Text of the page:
Virgin Media data breach 'could link customers to pornographic sites'

Tom McArthur
Page editor
A Virgin Media employee delivering a digital tv reciever. (Photo by: Newscast/Universal Images Group via Getty Images)

An unsecured database that left the personal details of almost one million Virgin Media (LBTYA) customers accessible to unknown parties allegedly contained data that could link customers to pornographic sites.

Virgin media apologised for the breach on Friday, which affected around 900,000 customers, and insisted that “limited contact information” had been accessed.

However TurgenSec, the cyber security company that discovered the breach, said the database included details of explicit and violent content.

These included "requests to block or unblock various pornographic, gore related and gambling websites, corresponding to full names and addresses," according to TurgenSec.

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Information about customer subscriptions to the different aspects of Virgin Media services, including premium components, was also left accessible.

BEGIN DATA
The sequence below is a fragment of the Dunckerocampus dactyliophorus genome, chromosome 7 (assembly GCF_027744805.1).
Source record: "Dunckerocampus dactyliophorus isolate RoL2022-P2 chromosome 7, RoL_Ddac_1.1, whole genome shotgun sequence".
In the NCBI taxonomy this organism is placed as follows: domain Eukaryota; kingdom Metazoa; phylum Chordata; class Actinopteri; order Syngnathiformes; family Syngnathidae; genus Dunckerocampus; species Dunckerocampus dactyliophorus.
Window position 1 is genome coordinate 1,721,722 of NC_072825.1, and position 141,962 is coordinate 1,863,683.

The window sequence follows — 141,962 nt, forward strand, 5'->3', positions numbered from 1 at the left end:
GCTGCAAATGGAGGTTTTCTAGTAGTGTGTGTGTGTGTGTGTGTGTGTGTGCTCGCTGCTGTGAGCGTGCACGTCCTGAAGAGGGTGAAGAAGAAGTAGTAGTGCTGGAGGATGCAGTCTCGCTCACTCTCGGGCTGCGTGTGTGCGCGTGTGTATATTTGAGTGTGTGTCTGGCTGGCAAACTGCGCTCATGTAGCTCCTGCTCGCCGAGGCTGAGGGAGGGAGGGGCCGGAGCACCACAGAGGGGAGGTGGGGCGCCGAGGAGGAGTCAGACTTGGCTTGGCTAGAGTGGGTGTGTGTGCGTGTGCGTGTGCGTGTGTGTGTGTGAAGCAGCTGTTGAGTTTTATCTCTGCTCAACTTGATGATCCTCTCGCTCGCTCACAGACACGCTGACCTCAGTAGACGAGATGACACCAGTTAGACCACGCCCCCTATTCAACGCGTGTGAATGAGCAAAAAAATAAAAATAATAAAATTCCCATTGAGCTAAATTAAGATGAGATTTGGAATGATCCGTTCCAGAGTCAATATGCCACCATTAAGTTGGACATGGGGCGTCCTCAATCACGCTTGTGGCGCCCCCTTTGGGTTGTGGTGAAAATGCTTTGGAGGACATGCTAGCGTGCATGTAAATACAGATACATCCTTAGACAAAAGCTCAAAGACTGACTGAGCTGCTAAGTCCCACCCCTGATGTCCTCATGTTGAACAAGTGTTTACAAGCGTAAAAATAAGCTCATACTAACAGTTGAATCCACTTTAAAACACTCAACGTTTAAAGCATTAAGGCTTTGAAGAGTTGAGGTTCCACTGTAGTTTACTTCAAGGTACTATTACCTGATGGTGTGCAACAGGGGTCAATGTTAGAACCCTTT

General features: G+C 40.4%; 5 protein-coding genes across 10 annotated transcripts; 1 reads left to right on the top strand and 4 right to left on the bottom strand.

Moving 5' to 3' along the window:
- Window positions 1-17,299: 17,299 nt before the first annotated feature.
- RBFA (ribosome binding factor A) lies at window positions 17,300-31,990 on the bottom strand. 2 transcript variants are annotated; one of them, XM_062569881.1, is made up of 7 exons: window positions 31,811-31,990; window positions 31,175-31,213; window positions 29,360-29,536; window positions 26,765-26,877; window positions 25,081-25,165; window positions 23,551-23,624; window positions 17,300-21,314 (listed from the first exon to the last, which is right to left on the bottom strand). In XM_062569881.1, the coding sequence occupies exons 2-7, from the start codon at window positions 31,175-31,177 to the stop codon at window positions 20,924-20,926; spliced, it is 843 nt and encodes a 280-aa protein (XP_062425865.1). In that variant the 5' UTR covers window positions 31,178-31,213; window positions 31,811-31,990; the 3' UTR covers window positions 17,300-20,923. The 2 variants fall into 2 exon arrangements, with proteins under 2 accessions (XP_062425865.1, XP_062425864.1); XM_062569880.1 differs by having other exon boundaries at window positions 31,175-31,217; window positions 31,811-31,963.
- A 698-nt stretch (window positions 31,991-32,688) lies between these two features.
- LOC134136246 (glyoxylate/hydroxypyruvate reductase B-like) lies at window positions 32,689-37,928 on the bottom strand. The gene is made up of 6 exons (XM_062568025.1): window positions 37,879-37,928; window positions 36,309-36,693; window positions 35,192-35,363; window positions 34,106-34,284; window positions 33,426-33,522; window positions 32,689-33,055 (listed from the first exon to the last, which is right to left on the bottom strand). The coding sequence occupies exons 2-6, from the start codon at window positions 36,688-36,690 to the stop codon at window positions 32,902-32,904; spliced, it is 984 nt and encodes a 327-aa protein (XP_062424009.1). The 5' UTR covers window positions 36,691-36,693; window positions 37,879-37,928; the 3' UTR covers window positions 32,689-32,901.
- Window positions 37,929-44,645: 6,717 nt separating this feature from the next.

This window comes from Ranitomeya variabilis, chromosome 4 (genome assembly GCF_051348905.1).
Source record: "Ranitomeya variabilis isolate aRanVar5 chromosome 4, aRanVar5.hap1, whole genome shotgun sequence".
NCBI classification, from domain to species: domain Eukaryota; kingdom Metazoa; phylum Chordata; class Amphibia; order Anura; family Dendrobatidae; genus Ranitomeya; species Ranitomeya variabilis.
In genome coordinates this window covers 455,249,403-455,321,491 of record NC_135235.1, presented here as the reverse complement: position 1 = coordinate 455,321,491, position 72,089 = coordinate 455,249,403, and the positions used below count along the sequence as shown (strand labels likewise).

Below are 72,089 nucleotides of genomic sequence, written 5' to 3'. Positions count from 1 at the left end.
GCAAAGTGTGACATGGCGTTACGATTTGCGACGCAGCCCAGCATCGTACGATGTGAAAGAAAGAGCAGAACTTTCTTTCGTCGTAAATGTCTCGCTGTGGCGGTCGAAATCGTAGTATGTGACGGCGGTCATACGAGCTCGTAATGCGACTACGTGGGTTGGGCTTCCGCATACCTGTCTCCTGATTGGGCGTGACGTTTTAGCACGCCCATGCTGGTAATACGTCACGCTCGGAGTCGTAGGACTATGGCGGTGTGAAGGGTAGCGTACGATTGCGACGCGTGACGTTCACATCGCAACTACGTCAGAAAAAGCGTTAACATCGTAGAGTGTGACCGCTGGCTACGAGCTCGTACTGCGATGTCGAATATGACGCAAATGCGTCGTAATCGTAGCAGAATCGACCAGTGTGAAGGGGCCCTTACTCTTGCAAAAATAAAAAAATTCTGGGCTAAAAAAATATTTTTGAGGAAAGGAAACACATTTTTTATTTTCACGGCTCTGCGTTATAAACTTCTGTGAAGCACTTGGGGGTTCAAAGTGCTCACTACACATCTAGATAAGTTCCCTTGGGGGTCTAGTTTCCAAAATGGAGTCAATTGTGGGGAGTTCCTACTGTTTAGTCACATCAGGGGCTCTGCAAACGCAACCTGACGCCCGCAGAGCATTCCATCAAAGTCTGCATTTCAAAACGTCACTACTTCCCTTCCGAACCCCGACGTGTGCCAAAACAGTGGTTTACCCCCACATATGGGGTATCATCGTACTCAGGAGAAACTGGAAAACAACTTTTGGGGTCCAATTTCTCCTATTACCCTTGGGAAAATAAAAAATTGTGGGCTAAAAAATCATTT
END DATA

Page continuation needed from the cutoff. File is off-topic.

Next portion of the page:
The database was reportedly left unsecured since April 2019.

A Virgin Media spokesman said: "Out of the approximate 900,000 people affected by this database incident, 1,100, or 0.1%, had information included relating to our Report a Site form.

"We strongly refute any claim that we have acted in a disingenuous way. In our initial notification to all affected people about this incident, we made it clear that any information provided to us via a webform was potentially included in the database.

"All individuals have been given details on how they can get in touch with us directly to address any queries, or for support and advice. We will be further contacting customers, where appropriate, to provide additional guidance.

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"In addition, we are currently building a bespoke, secure online tool which will allow any individual to find out if they are affected and which data types relating to them was included in the database.

"We once again apologise to those who have been affected."